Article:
How Being Patient With Your Child Starts With Being Patient With Yourself

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It was a mixed bag of a weekend. Lots of anxiety, hyperactivity with a few doses of aggression and finishing off with amazing feats. Michael cooking more amazing dishes. Michael rocking swimming class. Michael chatting on a the phone with a friend sounding like a typical 11 year old- calm, in control, friendly, caring. Wow! It made me feel overwhelmed, grateful and stressed all at once. Then I had to face the fact. How patient was I being with Michael’s moods? How patient was I being with my own? When was the last time I exercised? When was the last time I went for a walk and took real solid alone time, in a bath, to read, or to just be? Yes, I meditate. I write. I do take baths from time to time. But just being patient when I am unraveling is something that I am having a hard time with. And unraveling with my child has been something that has been happening a lot to me. I hold it together with everyone else. I hold it together everywhere else. But like Michael, ironically I push down my emotions sometimes I think. I push down my Mom fears of not doing enough to help control his blood sugars, not doing enough to enhance his love of music and sports, not doing enough therapy. I feel like I am failing him when he is aggressive, anxious and distant. I know deep down it is not me, but Mommy guilt gets me every time. I thought I had her beat, but she is there lurking, waiting to claim me. I have been blowing up so much at Michael lately. Yes, he has been pushing my buttons to get me angry, but I have long ago forgotten to go to my “happy place,” as a friend of mine coined it. I am working hard to get back there.

Today I did a Zumba workout. The other day I went out to a cafe to work on my fiction novel. I am getting back to self-love, self-care, and working my way back to being patient with me, with my process. After all, if you can’t love yourself, how can you love anyone else truly, even your child? Yes, we love our children all of us, but unless we are learning to be patient with our own anger, anxieties and fears, we will always have a hard time guiding our children. Once again, I found myself remembering the words “this is happening for you, not to you.” I realized that the pain and anguish I am suffering through watching Michael suffer and stress, is reminding me to take care of me and grow strong, as I see Michael growing stronger by battling his demons. He is one incredible kid. As his psychiatrist reminded us, how can we expect him to control himself if we lose it? So true. And though losing it happens only after A LOT of stress, I am starting to see that if I am patient and loving with myself from the beginning, I will be able to handle Michael’s stress a lot better too. No more Mommy guilt for this Mom! I am doing the best that I can for both of us to move forward and be happy and healthy.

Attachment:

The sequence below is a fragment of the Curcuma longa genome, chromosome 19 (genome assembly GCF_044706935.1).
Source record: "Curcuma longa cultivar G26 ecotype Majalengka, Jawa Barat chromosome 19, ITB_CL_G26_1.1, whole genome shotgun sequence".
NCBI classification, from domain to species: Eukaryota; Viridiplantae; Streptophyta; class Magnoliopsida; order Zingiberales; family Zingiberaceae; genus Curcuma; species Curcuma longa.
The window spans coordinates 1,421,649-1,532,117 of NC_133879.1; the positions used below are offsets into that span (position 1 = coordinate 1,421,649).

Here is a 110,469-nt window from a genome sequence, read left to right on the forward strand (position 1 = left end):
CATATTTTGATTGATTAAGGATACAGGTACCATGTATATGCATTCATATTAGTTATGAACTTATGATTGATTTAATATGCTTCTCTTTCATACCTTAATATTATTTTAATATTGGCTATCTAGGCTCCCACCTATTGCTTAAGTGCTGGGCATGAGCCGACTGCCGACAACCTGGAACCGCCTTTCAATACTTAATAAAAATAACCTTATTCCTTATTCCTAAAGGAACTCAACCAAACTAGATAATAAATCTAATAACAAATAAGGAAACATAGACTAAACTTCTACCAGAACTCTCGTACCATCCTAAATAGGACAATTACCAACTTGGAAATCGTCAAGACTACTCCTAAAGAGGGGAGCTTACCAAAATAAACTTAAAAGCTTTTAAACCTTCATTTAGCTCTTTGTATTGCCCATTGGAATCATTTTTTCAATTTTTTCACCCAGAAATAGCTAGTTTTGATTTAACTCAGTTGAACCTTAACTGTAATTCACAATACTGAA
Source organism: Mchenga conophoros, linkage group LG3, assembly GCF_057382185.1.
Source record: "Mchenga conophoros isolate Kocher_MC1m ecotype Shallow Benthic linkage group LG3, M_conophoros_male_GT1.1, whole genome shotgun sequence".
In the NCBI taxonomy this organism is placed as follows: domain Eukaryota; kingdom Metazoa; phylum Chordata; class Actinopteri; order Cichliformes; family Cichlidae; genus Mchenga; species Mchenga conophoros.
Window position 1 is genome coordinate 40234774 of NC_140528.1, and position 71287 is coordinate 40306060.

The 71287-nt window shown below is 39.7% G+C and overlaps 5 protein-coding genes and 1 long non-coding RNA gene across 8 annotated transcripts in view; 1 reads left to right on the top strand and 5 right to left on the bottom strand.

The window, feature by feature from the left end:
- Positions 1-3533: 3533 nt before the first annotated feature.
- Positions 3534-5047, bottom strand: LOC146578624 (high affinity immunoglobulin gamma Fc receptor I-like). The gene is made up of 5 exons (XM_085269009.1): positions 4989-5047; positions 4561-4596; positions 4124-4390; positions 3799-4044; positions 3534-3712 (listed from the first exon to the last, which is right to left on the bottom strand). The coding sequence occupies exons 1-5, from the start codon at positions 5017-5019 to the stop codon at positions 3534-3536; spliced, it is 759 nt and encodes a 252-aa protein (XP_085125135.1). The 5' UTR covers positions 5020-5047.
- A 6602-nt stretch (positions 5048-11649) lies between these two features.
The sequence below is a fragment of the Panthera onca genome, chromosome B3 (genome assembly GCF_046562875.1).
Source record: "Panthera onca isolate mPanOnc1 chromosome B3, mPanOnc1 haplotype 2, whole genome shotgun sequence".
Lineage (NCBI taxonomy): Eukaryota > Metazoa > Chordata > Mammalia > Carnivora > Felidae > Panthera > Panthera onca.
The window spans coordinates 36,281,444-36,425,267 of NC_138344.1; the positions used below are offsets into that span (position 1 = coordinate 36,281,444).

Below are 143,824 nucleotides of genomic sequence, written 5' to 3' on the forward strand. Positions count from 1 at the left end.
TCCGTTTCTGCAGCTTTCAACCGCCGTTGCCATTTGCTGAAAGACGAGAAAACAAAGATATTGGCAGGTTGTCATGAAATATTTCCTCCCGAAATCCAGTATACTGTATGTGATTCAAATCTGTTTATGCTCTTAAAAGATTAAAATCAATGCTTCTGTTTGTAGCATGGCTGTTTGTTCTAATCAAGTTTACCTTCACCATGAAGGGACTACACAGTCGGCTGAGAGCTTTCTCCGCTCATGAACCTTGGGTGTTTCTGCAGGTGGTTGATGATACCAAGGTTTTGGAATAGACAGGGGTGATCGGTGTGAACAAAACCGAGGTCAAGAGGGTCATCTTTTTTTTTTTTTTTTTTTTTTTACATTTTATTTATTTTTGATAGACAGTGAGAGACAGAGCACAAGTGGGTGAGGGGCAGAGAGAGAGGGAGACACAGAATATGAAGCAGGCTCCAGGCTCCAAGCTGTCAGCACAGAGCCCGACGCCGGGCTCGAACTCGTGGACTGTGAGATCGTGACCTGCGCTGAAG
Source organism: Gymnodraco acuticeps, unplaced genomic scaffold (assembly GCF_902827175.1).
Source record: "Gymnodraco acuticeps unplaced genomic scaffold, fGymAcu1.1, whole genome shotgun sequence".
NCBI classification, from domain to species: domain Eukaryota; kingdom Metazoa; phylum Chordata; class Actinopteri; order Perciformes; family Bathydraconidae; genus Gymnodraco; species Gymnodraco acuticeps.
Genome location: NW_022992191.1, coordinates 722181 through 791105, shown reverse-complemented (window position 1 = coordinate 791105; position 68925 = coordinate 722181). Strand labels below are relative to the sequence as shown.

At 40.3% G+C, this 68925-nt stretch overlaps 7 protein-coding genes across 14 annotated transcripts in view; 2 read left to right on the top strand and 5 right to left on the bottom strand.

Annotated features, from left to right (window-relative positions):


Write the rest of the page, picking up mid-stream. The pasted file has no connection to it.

Exceptional Parents, how patient are you with your Exceptional Child? It usually is directly related to how patient you are with yourself and your weaknesses. Be gentle with yourselves Moms and Dads. You are fragile just like your child. You are scared for them, yet want to equip them for the world. You are tired, resourceful, resentful and advocates all in one. There is no one who loves your child more nor who ever will than you. So the first gift you can give your child is being patient with yourself. Once you have achieved that, be patient with them.  Then you can follow their lead in letting them show you the life they want to live and is possible. At this point, the two of you will be guiding each other. Until next time.

I am a writer, speaker and parent coach. I blog about how my exceptional son with autism and type 1 diabetes is raising me to a better human being and exceptional mom. My mission is to empower other exceptional parents to trust in their parenting instinct while letting their exceptional child open their eyes to all that is possible! For more information on my coaching services and to download a copy of my FREE EBOOK “5 WAYS TO HANDLE EXCEPTIONAL FAMILY ANXIETY” see my website, http://www.creatingexceptionalparenting.com.

 

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